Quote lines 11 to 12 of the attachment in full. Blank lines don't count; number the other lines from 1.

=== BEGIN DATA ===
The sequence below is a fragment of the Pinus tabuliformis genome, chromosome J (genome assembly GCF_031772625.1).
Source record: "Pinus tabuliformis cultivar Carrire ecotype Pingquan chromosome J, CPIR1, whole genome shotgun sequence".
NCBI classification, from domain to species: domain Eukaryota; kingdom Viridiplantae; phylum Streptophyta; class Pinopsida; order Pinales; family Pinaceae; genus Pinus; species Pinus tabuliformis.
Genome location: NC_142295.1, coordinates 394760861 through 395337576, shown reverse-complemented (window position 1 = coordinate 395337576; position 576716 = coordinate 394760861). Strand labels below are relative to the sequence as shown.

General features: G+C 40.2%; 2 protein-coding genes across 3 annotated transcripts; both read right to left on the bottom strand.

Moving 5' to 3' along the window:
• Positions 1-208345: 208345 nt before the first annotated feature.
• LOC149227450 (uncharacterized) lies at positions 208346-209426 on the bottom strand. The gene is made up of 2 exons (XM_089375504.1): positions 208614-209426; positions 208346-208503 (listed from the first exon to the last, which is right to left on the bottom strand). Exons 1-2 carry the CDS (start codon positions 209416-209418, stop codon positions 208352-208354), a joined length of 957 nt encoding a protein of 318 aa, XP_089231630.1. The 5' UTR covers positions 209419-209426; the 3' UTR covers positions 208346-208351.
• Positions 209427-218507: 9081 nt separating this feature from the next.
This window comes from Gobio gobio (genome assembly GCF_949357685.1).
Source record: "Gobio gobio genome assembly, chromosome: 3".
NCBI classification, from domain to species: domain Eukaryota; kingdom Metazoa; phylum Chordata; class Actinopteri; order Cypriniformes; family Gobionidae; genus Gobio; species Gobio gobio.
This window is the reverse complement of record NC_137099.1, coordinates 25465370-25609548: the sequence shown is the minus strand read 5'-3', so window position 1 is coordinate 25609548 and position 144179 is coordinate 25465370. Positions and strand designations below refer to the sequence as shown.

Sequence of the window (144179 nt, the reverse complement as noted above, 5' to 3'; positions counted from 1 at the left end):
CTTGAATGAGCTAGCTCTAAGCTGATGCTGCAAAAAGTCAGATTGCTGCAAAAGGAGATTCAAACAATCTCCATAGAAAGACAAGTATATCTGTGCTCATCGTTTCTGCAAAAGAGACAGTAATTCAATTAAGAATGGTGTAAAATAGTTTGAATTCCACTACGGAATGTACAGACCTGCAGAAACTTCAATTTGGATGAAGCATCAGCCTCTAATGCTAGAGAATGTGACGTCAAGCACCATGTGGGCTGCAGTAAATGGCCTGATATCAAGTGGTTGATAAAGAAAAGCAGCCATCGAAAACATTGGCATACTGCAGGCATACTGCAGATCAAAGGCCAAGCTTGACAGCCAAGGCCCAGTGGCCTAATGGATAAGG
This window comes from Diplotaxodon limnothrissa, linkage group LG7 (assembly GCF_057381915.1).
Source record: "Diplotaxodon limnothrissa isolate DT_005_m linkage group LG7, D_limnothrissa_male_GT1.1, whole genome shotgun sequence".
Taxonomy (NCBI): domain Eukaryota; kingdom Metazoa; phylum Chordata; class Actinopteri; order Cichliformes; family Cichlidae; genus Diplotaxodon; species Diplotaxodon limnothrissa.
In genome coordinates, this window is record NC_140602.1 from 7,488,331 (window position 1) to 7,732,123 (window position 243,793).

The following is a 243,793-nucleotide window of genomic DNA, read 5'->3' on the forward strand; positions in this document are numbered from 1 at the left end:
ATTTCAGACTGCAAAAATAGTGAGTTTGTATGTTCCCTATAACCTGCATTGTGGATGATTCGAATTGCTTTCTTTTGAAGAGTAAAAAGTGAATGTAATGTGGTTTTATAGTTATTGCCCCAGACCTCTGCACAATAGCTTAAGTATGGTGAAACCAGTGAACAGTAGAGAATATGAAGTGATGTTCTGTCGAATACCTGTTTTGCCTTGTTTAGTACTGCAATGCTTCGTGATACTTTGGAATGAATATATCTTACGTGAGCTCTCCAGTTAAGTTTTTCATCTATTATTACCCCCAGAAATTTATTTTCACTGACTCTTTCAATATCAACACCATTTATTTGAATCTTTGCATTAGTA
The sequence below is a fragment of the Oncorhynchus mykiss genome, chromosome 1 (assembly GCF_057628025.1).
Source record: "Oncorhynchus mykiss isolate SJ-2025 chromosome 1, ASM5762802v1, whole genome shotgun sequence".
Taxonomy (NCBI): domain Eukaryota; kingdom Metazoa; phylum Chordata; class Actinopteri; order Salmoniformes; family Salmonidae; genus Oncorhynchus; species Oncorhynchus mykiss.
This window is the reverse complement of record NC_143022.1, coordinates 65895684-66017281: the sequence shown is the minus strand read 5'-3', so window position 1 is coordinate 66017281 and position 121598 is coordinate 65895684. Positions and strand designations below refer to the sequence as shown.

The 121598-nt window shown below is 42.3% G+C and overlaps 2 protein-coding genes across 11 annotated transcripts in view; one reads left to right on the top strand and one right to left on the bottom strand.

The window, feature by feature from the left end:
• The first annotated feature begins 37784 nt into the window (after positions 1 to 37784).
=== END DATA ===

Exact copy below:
Source record: "Gobio gobio genome assembly, chromosome: 3".
NCBI classification, from domain to species: domain Eukaryota; kingdom Metazoa; phylum Chordata; class Actinopteri; order Cypriniformes; family Gobionidae; genus Gobio; species Gobio gobio.